Industry Minister James Moore drew ire this weekend after comments to the effect that it’s not his problem how other Canadians manage their lives.
Apropos of news that British Columbia maintains the highest levels of child poverty in the country, a reporter for Vancouver’s News 1130 asked Moore whether Ottawa has any responsibility for this epidemic.
“Obviously, nobody wants kids to go to school hungry, but yeah, certainly we want to make sure that kids go to school with a full belly, but is that always the government’s job, to be there to serve people their breakfast?” Moore responded. “Is it my job to feed my neighbour’s child? I don’t think so.”
Outrage ensued. The Twittersphere called him the Grinch, among other things. Child poverty watch groups want him to apologize.
For his part, Moore claims to have been quoted out of context. Whatever the context his comments were intended to be taken in would be met with great interest, though none of us are holding our breath.
However lacking in compassion Moore’s comments may have come across, they should be of surprise to absolutely no one.
How could anyone with a remotely working knowledge of political ideologies in Canada be shocked to hear a Conservative express what is an entirely predictable Conservative view?
It is no secret that Conservatives tend to see charity as an act up to the individual, not something over which they see the government as having any responsibility.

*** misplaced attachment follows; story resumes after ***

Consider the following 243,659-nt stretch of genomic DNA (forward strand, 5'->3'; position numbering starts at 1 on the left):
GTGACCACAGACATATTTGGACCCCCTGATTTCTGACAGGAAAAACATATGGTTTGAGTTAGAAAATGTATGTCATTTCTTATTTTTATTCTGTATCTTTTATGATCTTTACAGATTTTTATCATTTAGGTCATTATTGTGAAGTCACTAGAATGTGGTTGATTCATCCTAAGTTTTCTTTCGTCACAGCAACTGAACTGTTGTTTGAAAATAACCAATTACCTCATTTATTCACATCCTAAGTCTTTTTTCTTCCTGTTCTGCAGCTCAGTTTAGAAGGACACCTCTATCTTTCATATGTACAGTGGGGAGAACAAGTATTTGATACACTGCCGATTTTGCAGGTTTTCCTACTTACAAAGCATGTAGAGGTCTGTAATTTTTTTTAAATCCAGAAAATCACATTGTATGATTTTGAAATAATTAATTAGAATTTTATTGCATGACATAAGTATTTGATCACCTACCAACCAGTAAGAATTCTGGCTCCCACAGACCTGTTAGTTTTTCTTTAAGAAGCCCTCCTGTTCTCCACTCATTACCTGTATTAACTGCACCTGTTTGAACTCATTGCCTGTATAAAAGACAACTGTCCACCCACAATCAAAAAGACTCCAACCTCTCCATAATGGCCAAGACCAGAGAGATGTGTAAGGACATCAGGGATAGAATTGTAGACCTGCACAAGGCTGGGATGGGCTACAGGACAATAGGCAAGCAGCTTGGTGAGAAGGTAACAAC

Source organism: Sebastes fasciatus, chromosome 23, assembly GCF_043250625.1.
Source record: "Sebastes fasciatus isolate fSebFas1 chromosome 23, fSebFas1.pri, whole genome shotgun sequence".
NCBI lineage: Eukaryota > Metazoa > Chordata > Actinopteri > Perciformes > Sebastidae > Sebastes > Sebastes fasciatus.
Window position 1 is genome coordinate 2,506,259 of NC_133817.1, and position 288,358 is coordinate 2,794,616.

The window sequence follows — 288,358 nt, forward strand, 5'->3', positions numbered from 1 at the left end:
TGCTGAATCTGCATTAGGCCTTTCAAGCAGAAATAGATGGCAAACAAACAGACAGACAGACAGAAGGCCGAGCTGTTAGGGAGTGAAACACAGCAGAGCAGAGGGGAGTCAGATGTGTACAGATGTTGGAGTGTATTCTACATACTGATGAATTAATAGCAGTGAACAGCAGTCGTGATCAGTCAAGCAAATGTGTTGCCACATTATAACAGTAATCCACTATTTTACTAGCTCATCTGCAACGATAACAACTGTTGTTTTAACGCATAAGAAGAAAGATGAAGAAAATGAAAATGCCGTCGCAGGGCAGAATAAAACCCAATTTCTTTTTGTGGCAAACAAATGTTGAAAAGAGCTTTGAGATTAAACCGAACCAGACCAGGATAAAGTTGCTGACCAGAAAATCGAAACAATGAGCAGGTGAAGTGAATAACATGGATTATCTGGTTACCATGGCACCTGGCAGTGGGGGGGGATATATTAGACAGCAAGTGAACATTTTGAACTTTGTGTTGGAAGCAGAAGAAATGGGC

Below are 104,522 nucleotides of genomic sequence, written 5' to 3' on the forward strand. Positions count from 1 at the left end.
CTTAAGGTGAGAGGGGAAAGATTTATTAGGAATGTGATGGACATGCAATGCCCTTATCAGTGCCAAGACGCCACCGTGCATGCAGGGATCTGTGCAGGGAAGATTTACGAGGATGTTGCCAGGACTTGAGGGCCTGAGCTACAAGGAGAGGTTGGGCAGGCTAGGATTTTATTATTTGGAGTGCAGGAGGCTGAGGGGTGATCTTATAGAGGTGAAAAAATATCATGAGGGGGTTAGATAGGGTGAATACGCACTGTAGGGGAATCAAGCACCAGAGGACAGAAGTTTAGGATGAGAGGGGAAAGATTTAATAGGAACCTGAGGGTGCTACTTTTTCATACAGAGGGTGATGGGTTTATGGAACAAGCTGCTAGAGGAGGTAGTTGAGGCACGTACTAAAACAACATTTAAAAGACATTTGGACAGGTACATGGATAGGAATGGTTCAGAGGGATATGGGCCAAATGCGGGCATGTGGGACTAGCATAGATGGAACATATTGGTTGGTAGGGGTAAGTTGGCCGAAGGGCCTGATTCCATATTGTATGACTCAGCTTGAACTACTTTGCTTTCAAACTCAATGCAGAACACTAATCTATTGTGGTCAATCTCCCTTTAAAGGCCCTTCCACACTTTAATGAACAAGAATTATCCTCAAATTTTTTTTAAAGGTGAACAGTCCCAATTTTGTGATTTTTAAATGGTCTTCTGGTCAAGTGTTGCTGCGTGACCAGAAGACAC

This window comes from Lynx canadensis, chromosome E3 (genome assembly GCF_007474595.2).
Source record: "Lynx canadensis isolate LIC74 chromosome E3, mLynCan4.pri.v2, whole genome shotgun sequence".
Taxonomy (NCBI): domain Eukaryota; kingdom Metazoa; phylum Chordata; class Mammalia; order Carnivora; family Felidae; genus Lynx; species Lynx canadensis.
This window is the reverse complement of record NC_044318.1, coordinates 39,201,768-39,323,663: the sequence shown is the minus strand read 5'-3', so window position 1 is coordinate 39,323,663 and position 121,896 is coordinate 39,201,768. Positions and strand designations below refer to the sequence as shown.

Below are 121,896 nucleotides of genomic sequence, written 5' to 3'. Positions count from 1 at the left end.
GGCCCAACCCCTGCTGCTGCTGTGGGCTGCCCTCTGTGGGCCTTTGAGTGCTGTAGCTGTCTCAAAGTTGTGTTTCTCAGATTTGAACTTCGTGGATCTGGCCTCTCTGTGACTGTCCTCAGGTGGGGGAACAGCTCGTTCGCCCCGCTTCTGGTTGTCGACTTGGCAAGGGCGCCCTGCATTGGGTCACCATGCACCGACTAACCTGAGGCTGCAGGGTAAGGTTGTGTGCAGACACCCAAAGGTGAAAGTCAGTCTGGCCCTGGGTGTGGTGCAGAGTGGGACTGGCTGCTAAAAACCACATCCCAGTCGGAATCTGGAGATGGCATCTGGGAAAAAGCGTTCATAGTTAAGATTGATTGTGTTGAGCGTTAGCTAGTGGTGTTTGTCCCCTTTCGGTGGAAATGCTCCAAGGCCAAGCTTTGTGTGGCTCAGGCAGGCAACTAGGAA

By definition, Conservatives believe the role of government should be kept to a bare minimum. Anyone having a hard time is on their own, likely victim only of their own poor choices.
The undoing of the social safety net is a point of pride for these Tories. Whether it’s Employment Insurance, CPP or any other program designed with the idea that by helping each other, we help ourselves, Tories see these initiatives as things that develop dependencies among Canadians. Not things that help.
If Moore’s comments are a departure at all, they are only inasmuch as they were perhaps more blunt than the doublespeak Canadians usually hear from this government.
No, Moore’s belief that neither he nor his government have any responsibility in alleviating child poverty is not especially compassionate. But it shouldn’t come as a surprise either.
UPDATE: Moore apologized just before 1pm Monday on Twitter, saying: “An apology. The cause of fighting poverty is not helped by comments like those I made last week. I am sorry.”